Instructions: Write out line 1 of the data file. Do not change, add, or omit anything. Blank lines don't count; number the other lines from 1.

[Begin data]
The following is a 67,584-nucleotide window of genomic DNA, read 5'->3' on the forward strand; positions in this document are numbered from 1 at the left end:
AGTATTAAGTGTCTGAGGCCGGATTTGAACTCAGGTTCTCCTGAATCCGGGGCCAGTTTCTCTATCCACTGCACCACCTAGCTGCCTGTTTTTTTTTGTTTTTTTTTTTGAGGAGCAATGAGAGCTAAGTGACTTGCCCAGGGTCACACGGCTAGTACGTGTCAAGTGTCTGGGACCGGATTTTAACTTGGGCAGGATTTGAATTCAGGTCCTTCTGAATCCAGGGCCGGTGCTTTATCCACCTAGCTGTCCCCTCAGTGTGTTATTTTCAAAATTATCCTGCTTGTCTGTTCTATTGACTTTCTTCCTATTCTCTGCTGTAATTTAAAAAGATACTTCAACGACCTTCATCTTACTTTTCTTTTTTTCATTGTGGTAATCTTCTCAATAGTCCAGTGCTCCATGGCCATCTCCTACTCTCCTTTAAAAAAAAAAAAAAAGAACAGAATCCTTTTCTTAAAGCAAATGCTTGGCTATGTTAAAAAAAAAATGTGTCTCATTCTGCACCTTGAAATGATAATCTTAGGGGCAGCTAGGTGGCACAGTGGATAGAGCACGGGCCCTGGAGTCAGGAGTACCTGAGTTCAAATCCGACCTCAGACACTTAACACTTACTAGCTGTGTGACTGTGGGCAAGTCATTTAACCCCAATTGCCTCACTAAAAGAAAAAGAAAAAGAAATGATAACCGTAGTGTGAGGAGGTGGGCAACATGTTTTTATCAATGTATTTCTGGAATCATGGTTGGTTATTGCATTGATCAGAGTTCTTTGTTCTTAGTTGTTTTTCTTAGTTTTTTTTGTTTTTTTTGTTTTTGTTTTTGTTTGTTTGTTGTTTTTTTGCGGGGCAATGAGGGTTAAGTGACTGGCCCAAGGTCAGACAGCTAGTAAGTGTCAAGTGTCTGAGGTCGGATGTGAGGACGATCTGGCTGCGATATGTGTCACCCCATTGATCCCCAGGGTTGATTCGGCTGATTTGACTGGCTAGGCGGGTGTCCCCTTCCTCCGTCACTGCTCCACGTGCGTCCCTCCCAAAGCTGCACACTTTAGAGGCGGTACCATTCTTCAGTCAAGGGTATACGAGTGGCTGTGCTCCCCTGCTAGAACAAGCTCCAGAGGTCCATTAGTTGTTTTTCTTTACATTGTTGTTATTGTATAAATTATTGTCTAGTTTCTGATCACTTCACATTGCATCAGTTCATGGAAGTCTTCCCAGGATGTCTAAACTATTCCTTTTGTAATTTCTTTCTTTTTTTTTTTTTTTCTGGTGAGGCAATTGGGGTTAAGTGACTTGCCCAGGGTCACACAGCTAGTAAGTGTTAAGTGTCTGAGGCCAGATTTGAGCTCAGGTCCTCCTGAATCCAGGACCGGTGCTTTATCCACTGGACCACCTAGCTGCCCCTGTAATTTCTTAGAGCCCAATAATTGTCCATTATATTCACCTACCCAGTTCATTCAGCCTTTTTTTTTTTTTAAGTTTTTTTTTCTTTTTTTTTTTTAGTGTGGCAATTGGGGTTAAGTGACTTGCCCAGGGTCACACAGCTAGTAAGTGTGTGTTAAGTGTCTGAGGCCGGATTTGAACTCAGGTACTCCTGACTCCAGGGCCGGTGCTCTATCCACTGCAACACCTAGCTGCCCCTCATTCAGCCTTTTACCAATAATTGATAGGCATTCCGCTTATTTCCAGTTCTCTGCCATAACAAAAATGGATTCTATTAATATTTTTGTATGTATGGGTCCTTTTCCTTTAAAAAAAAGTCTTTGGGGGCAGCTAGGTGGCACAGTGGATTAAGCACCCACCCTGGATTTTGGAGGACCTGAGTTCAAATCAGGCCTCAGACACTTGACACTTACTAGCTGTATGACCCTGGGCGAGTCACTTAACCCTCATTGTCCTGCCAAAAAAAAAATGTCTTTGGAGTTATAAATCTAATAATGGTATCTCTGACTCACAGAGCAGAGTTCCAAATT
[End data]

The following is a 67,584-nucleotide window of genomic DNA, read 5'->3' on the forward strand; positions in this document are numbered from 1 at the left end: